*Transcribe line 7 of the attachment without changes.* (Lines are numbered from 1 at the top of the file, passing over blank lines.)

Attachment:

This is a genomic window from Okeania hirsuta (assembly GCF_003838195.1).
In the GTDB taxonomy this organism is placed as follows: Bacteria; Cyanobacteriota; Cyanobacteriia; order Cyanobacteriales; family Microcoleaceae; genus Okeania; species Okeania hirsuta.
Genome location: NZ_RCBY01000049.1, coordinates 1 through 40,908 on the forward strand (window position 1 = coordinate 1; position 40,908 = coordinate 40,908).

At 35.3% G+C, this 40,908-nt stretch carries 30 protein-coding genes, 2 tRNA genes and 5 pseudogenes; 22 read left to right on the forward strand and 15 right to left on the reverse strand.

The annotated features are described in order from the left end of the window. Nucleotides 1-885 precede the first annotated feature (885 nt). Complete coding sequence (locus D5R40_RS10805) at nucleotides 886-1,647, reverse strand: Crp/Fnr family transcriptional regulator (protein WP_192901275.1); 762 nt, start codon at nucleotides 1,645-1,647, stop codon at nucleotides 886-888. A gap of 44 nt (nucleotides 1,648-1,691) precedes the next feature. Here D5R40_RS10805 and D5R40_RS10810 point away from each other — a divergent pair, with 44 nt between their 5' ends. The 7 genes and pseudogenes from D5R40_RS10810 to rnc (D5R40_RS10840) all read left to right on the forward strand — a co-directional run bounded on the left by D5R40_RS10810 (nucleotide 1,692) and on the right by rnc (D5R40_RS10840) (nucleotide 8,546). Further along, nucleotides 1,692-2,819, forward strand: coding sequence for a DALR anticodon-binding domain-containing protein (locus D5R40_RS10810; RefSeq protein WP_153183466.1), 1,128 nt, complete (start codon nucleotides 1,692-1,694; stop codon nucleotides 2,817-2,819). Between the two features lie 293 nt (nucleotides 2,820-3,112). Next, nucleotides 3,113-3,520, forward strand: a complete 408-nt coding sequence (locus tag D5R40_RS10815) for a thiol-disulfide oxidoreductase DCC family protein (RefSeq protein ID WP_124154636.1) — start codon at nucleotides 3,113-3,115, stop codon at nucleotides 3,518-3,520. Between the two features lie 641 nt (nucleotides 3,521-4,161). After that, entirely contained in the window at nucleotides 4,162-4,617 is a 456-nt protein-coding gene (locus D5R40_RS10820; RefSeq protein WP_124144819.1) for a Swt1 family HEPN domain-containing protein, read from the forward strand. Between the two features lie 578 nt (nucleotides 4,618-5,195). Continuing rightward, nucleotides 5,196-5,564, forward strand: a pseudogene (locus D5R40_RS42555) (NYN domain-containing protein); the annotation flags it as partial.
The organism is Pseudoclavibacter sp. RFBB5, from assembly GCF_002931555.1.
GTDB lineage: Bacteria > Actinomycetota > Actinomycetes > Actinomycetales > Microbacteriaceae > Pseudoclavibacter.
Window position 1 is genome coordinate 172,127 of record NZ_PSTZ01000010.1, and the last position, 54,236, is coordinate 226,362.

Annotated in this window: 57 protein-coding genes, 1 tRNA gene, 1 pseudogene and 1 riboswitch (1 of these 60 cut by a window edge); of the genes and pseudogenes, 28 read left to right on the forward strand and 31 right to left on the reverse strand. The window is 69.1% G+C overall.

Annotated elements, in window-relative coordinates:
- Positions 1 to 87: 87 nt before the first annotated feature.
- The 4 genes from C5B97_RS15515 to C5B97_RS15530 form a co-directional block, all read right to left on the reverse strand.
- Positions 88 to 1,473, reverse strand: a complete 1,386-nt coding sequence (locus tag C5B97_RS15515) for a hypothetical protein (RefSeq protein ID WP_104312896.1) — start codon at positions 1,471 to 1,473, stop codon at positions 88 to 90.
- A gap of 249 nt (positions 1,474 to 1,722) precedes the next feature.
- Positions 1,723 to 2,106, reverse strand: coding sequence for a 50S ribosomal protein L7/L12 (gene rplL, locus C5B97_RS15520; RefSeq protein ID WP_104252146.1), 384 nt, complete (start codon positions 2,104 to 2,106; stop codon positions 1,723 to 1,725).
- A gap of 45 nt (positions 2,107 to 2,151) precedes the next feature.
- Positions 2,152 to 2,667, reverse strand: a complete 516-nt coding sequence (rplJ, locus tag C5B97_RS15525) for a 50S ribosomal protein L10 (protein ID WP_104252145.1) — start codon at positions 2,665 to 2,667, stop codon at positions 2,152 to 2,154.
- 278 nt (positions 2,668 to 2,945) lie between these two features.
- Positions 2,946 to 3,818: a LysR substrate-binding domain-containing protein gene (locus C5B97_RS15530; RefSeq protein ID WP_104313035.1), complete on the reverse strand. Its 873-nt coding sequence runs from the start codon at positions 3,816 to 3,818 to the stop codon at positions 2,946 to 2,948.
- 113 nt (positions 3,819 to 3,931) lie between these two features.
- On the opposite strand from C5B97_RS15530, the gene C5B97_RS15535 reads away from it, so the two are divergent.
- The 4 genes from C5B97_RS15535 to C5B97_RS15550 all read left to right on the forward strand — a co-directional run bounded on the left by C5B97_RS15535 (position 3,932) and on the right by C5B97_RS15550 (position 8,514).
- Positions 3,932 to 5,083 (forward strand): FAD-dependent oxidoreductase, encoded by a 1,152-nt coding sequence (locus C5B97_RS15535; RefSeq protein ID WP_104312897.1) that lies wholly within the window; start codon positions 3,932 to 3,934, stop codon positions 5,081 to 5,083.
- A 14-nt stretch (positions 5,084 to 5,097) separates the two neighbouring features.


GTDB lineage: Bacteria > Actinomycetota > Actinomycetes > Actinomycetales > Microbacteriaceae > Pseudoclavibacter.